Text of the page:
The objectives of this study were to evaluate released Ethiopian bread wheat varieties for yield stability using the GGE biplot method and identify well adapted and high
-yielding genotypes for the highland environments of South-western Ethiopia. Twenty five varieties were evaluated in a randomized complete block design with three replications at Dedo and Gomma during the main cropping season of 2016 and at Dedo, Bedelle, Gomma and Manna during the main cropping season of 2017, generating a total of six environments in location-by-year combinations. Combined analyses of variance for grain yield indicated highly significant (p<0.001) mean squares due to environments, genotypes and genotype-by-environment interaction. Yield data were also analyzed using the GGE (that is, G, genotype + GEI, genotype-by-environment interaction) biplot method. Environment explained 73.2% of the total sum of squares, and genotype and genotype X environment interaction explained 7.16 and 15.8%, correspondingly. The first 2 principal components (PC1 and PC2) were used to create a 2-dimensional GGE biplot and explained 63.88 and 15.71% of GGE sum of squares, respectively. The GGE biplot identified two wheat growing mega-environments. The first mega environment consisted of environments E1 (Gomma-2016), E2 (Dedo-2016), E3 (Bedele-2017), E4 (Manna-2017) and E5 (Gomma-2017) with G6 (Ogolcho) as a vertex genotype. The second mega environment consisted of E6 (Dedo-2017) with G8(Hulluka) as its vertex genotype. Genotypes (G10) Mekelle-4, (G7) Hoggana, (G16) Danda’a and (G14) Ga’ambo did not fit in any of the mega-environments. Genotypes (G5) Hidasse, (G15) Kakaba, (G21) Sofumar, (G11) Shorima, (G20) Tay, (G14) Ga'ambo, (G17) Gassay and (G4) Millan were found to be the most stable genotypes with mean grain yield exceeding the grand mean. Genotypes (G14) Ga'ambo and (G20) Tay were found to be benchmarks/ideal genotypes and could be used as checks to evaluate the performance of other genotypes and also can be recommended for wider cultivation in the highland environments of South-western Ethiopia. However, bread wheat breeding research should be started to identify higher yielding genotypes for these environments with testing sites established at Bedelle and Dedo to address the two mega environments.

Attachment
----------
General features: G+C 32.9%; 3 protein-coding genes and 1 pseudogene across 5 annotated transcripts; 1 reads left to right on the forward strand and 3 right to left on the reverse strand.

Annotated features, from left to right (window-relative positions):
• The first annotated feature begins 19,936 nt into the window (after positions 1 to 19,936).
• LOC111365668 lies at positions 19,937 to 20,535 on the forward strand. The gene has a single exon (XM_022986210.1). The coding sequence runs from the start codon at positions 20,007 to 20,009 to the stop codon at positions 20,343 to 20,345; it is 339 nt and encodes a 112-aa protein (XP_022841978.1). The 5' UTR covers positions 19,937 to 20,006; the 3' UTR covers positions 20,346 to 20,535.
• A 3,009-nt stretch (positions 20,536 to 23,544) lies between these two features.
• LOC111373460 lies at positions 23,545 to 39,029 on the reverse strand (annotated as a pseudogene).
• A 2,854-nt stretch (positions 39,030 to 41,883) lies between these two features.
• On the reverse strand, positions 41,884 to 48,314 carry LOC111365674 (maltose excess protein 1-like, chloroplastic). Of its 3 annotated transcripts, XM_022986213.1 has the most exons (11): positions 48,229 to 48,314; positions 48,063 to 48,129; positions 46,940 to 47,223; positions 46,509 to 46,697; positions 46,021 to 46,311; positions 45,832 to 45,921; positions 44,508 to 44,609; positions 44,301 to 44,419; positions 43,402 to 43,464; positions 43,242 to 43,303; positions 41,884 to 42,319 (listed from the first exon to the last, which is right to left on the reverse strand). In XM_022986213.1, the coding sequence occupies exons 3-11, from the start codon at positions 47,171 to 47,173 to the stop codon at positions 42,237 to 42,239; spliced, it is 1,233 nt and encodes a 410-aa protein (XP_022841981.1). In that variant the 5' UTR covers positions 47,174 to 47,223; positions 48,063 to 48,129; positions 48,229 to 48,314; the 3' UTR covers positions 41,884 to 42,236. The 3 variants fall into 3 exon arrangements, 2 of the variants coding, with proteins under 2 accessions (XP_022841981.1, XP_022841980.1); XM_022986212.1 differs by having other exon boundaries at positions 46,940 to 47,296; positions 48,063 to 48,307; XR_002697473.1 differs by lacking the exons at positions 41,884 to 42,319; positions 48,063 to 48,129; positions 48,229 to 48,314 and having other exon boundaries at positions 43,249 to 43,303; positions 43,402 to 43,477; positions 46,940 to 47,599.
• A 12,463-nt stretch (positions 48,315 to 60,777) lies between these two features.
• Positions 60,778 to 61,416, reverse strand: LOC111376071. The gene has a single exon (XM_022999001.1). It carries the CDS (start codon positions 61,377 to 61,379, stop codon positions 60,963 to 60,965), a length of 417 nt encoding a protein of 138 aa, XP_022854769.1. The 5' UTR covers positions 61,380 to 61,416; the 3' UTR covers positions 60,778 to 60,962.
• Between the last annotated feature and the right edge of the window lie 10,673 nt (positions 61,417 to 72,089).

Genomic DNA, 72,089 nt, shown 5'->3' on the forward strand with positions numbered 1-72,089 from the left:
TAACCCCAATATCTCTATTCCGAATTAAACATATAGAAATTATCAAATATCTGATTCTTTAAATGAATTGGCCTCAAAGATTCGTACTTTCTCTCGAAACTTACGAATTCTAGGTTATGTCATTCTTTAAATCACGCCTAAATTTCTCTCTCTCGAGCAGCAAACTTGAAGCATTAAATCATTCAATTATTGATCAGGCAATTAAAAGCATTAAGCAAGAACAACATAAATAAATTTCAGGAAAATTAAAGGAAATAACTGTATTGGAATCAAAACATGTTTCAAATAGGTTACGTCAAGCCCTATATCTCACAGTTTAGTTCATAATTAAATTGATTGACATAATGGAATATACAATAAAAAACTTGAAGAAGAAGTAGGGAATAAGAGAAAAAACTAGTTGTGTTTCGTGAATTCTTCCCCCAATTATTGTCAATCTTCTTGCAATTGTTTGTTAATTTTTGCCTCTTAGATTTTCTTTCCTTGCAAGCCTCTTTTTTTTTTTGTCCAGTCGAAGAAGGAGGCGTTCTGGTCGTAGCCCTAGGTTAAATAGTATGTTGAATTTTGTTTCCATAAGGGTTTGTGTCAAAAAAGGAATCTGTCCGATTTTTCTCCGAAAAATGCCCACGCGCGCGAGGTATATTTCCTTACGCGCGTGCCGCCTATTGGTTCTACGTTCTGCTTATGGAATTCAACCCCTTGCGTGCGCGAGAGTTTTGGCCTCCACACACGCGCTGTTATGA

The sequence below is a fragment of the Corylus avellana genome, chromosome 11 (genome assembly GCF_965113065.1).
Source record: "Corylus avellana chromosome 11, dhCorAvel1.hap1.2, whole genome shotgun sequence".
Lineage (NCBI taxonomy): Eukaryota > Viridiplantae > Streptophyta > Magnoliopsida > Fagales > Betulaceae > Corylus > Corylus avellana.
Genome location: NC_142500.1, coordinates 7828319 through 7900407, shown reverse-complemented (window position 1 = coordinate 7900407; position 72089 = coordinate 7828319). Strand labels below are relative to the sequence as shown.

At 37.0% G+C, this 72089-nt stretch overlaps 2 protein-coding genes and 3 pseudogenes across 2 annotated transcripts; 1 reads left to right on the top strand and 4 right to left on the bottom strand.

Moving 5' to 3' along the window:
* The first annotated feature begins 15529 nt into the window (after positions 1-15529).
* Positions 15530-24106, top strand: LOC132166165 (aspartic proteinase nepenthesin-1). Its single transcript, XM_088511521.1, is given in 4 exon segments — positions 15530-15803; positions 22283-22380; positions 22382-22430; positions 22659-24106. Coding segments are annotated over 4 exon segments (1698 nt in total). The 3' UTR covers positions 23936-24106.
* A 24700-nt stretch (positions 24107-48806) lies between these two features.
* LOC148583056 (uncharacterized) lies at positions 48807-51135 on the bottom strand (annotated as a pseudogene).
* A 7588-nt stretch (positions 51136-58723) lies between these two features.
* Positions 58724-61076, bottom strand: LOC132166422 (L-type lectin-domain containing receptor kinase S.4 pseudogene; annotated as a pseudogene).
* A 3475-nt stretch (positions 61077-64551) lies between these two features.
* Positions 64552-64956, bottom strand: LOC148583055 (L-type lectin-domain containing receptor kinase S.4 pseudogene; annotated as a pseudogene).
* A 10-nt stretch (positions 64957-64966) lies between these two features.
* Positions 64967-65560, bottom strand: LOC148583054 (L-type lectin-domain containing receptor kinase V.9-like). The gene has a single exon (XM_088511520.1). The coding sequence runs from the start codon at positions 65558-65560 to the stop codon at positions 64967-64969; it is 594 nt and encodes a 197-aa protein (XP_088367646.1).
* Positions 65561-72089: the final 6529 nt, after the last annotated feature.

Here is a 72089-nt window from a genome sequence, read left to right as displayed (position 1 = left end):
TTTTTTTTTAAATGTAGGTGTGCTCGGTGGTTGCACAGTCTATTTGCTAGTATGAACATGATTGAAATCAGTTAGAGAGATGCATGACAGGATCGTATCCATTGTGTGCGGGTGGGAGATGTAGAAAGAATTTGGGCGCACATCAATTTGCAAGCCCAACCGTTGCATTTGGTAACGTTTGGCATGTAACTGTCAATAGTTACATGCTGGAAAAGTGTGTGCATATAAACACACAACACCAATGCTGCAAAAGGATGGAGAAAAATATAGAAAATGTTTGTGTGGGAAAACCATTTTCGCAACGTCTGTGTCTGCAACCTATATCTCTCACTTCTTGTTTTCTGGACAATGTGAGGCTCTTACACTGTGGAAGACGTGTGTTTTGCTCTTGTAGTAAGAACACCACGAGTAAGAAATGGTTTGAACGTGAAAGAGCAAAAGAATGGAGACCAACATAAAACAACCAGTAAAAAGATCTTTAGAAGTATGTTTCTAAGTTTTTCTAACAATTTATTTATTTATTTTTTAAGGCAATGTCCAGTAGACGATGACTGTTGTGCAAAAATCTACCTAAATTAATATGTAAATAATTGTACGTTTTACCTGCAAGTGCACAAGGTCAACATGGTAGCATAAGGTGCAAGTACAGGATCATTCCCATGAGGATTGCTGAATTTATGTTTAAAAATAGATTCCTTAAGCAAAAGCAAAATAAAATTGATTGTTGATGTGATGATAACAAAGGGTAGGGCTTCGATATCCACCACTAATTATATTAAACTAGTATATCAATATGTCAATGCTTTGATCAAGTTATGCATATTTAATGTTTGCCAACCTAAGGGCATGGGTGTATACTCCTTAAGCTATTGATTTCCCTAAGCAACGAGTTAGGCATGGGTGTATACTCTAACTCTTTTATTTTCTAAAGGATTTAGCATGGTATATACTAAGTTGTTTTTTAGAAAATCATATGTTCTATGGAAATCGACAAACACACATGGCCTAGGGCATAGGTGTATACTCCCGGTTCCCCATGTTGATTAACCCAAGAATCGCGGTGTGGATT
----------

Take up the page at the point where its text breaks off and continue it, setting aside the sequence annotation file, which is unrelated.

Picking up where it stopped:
Key words: GGE biplot, GXE interaction, Ideal genotypes/environments, mega-environments.
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